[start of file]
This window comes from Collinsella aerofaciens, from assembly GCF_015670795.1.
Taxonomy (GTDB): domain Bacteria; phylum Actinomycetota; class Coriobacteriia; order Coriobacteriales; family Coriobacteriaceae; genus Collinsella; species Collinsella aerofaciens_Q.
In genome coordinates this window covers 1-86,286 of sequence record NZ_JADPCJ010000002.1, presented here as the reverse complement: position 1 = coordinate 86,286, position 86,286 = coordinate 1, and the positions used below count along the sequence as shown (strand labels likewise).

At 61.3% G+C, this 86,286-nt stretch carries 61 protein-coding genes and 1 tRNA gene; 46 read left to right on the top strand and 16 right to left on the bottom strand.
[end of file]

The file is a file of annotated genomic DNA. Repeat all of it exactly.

This window comes from Collinsella aerofaciens, from assembly GCF_015670795.1.
Taxonomy (GTDB): domain Bacteria; phylum Actinomycetota; class Coriobacteriia; order Coriobacteriales; family Coriobacteriaceae; genus Collinsella; species Collinsella aerofaciens_Q.
In genome coordinates this window covers 1-86,286 of sequence record NZ_JADPCJ010000002.1, presented here as the reverse complement: position 1 = coordinate 86,286, position 86,286 = coordinate 1, and the positions used below count along the sequence as shown (strand labels likewise).

At 61.3% G+C, this 86,286-nt stretch carries 61 protein-coding genes and 1 tRNA gene; 46 read left to right on the top strand and 16 right to left on the bottom strand.